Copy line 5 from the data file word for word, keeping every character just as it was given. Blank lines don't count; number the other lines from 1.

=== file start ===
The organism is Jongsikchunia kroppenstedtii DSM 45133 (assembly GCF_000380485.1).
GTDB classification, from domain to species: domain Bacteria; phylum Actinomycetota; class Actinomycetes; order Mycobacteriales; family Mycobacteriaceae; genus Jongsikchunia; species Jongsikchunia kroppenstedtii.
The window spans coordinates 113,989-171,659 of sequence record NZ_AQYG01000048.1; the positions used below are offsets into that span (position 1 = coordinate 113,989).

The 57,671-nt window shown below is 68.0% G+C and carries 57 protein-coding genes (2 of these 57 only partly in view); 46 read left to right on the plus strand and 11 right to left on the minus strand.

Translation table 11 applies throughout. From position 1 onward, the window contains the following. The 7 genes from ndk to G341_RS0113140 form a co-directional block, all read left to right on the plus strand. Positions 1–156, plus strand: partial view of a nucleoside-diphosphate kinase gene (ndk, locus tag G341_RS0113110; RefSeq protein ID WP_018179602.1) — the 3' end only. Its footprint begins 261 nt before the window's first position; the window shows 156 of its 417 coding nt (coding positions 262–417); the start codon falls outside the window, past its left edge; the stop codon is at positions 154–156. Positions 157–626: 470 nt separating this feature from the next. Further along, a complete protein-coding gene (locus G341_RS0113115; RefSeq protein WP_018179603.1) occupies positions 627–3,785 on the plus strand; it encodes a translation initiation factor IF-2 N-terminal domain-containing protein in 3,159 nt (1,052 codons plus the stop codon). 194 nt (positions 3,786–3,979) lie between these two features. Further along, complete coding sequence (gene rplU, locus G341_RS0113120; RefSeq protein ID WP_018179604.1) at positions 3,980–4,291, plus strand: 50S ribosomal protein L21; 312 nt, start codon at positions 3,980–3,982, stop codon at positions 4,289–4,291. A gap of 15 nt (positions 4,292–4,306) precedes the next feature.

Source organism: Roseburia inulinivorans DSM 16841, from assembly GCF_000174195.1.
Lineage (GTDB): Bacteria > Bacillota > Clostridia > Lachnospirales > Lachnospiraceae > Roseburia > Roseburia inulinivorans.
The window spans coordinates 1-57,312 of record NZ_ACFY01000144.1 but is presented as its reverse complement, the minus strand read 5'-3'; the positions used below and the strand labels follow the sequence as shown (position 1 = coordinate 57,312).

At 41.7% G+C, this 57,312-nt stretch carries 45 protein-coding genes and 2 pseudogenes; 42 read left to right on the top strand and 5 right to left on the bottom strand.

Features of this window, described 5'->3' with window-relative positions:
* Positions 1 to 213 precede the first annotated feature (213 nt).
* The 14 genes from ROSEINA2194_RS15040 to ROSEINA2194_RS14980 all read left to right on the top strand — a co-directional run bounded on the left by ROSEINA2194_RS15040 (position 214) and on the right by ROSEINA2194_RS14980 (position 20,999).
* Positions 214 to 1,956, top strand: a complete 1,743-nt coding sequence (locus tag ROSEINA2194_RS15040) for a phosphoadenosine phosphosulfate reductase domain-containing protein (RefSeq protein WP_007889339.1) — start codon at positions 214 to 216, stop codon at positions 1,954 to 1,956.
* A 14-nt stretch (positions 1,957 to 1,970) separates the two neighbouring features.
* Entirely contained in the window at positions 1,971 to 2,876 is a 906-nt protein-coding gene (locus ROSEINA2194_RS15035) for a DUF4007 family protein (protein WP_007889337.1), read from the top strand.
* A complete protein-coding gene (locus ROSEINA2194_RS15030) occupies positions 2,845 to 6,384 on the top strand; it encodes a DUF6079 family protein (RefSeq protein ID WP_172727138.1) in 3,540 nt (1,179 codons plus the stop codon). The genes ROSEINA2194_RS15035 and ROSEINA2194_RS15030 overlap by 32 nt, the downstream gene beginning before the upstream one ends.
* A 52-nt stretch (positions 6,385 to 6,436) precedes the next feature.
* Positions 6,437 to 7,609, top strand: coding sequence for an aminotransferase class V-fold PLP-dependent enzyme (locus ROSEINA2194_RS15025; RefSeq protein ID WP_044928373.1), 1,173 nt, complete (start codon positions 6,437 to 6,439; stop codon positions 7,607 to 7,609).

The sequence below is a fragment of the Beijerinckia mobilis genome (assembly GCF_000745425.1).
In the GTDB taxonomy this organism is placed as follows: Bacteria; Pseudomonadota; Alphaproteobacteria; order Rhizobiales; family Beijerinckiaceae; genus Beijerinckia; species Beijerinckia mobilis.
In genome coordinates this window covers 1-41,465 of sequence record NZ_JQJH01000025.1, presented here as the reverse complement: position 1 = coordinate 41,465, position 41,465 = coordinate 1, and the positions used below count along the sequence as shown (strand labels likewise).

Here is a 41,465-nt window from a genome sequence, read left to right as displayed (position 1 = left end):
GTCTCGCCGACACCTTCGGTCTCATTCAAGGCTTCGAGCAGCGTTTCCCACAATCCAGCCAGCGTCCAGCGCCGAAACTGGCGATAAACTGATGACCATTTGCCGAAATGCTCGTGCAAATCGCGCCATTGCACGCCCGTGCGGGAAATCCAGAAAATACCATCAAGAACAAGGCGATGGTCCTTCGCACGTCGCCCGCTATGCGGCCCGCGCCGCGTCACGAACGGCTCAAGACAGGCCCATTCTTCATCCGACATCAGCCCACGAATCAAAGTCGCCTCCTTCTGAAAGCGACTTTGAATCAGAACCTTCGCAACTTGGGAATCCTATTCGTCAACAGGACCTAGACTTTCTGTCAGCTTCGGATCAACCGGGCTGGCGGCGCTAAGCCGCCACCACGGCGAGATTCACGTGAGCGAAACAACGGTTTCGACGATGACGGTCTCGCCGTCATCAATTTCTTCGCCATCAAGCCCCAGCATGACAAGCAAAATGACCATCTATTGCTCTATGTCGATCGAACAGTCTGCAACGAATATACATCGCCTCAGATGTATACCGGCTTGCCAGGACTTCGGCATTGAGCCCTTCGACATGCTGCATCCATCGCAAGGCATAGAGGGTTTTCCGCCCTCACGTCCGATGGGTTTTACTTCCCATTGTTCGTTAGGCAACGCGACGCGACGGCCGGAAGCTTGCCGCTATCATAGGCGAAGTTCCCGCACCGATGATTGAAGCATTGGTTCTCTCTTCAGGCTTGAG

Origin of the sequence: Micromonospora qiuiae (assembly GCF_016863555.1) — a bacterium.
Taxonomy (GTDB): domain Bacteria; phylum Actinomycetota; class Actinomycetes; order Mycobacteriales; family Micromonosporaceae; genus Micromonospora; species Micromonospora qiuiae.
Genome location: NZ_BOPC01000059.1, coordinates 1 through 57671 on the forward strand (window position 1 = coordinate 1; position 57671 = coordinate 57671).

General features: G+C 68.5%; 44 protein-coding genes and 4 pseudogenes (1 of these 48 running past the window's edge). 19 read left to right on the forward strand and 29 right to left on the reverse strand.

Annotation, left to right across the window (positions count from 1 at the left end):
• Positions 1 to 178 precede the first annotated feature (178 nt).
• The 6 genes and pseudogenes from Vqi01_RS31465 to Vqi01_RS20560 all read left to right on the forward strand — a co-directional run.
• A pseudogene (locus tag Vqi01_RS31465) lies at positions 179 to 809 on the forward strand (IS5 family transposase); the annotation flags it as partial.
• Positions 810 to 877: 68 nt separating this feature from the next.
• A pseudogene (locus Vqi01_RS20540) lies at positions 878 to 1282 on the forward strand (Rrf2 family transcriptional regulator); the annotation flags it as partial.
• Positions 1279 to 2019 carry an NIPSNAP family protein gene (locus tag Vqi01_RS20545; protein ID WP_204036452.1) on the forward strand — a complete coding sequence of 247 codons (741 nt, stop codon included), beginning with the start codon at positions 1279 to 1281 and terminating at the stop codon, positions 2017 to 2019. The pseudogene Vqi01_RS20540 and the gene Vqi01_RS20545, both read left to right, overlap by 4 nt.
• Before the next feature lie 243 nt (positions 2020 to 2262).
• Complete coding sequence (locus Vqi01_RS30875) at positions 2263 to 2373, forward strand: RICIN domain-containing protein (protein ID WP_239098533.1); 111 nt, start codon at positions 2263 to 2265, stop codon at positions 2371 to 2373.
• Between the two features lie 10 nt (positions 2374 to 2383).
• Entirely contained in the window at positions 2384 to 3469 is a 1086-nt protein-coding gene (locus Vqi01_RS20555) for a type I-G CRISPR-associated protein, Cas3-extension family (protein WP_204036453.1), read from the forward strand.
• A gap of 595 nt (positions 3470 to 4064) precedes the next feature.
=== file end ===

Translation table 11 applies throughout. From position 1 onward, the window contains the following. The 7 genes from ndk to G341_RS0113140 form a co-directional block, all read left to right on the plus strand. Positions 1–156, plus strand: partial view of a nucleoside-diphosphate kinase gene (ndk, locus tag G341_RS0113110; RefSeq protein ID WP_018179602.1) — the 3' end only. Its footprint begins 261 nt before the window's first position; the window shows 156 of its 417 coding nt (coding positions 262–417); the start codon falls outside the window, past its left edge; the stop codon is at positions 154–156. Positions 157–626: 470 nt separating this feature from the next. Further along, a complete protein-coding gene (locus G341_RS0113115; RefSeq protein WP_018179603.1) occupies positions 627–3,785 on the plus strand; it encodes a translation initiation factor IF-2 N-terminal domain-containing protein in 3,159 nt (1,052 codons plus the stop codon). 194 nt (positions 3,786–3,979) lie between these two features. Further along, complete coding sequence (gene rplU, locus G341_RS0113120; RefSeq protein ID WP_018179604.1) at positions 3,980–4,291, plus strand: 50S ribosomal protein L21; 312 nt, start codon at positions 3,980–3,982, stop codon at positions 4,289–4,291. A gap of 15 nt (positions 4,292–4,306) precedes the next feature.